For too long, the legacy of Black men and women who poured out their gifts in a world that denied their humanity had been left silent.
However, in 2009, when the Smithsonian Institution named the architectural firm that would design the new National Museum of African American History and Culture on the National Mall in the nation’s capital, Lewis was nothing shy of ecstatic.
It wasn’t long after he was elected to Congress in the 1980s that the Alabama native, who’s often called one of the most courageous persons the Civil Rights Movement ever produced, became aware of an effort first launched by African-American Civil War veterans who wanted to appropriately honor the service of Black soldiers in the war.
They had petitioned Congress decades earlier to build a museum to pay tribute to veterans whose service was all but forgotten, according to Lewis who decided to seek legislation to make a new museum happen.
For years, the legislative process of the idea had stopped and started until Lewis took the helm and made it a priority.
In every session of Congress for 15 years, he introduced a bill authorizing the building of a national museum which would recount the contributions of Blacks to the American story.
Finally, in 2003, the bill was passed by both sessions of Congress and later signed into law by President George W. Bush.
“At last, the work of these awesome and talented Americans [would] find a home. And I believe that when citizens of the world see what these people have accomplished, they will be inspired and amazed,” Lewis, 76, said.
“I only wish those Civil War veterans could see what their dreams, their actions and their enduring tenacity has created,” he said.
Now, as the grand opening dawns with President Barack Obama presiding, and because of the tireless work done by Lewis, the new museum counts as a successful project even though it once thirsted for money, land and political support.
Visitors to the $540 million building, designed to resemble a three-tiered crown, will encounter the sweeping history of Black America from the Middle Passage of slavery to the achievements and complexities of modern Black life.
But, as spelled out in a recent New York Times article, also compelling is the story of how the museum itself came to be through a combination of negotiation, diplomacy, persistence and cunning political instincts.
The strategy included an approach that framed the museum as an institution for all Americans, one that depicted the Black experience, as Museum Director Lonnie Bunch often puts it, as “the quintessential American story” of measured progress and remarkable achievement after an ugly period of painful oppression.
The tactics included the appointment of Republicans like Laura Bush and Colin L. Powell to the museum’s board to broaden bipartisan support beyond Democratic constituencies, and there were critical efforts to shape the thinking of essential political leaders, according to the New York Times.
Long before its building was complete, for example, the museum staged exhibitions off-site, some on the fraught topics it would confront, such as Thomas Jefferson’s deep involvement with slavery.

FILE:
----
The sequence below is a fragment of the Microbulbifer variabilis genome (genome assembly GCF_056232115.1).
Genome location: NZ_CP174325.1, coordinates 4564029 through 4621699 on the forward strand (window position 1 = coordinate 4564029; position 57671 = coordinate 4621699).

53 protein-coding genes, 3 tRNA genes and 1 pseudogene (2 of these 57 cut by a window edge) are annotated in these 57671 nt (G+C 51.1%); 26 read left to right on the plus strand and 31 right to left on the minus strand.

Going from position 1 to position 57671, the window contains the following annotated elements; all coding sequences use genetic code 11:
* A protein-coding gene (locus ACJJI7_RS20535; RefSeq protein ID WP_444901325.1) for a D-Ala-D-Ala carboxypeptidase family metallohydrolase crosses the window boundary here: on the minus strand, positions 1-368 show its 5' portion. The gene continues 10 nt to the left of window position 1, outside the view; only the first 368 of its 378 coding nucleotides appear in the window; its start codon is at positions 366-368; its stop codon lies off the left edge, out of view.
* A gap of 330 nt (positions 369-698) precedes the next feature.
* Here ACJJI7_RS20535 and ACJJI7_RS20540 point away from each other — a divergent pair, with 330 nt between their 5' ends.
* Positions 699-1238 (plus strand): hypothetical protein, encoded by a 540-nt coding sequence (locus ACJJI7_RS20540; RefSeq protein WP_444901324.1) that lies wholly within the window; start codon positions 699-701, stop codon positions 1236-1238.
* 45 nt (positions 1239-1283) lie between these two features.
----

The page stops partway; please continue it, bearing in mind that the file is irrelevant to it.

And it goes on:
A Virginia delegation of congressional members was brought through for an early tour of the Jefferson exhibition, which featured a statue of him in front of a semicircular wall marked with 612 names of people he had owned.
“I remember being very impacted,” Eric Cantor, then the House Republican leader, who was part of the delegation, told the Times.
Bunch said that he hoped the Jefferson exhibition pre-empted criticism by establishing the museum’s bold but balanced approach to difficult material.
“Some people were like, ‘How dare you equate Jefferson with slavery,’” Bunch recalled. “But it means that people are going to say, ‘Of course, that is what they have to do.’”
And the museum began an exceptional effort to raise money from Black donors, not only celebrities, like Michael Jordan ($5 million) and Oprah Winfrey ($21 million), but also churches, sororities and fraternities, which, Bunch said, had never been asked for big donations before.
Nearly three-quarters of the gifts from individuals were from African-Americans. An unusually high amount – $4 million – came from average people in gifts of less than $1,000.
The Alfred Street Baptist Church, in Alexandria, Va., donated $1 million to the museum, while three couples who belong to the church gave individual contributions totaling an additional $4 million.
“There is no doubt that we knew you couldn’t build this with African-American money alone,” Bunch said, “But we also know that there was much more money in this community than most cultural institutions had ever tapped.”
Although the idea of a national African-American museum had been hatched more than a century ago, there remained staunch opposition.
Some claimed that Hispanic Americans would be offended if Blacks received a museum and they didn’t. Politicians and some citizens alike railed against Lewis.
Indeed, Lewis’s dream faced many challenges, but as noted in a recently-published report, he kept the faith.
He didn’t give up when people said a separate museum for African Americans would lead other groups to seek their own. Congress had passed legislation in 1989 authorizing the National Museum of the American Indian, and efforts continue for Latino, women’s history and immigrant museums.
Through it all, Lewis remained steadfast and, on Saturday, Sept. 24, his efforts and those of others will see the fruits of their labor.
“It’s very simple – if you believe in something and you want to see it through, you have to be persistent and consistent,” Lewis said.
“You never ever give up. You just keep believing,” he said.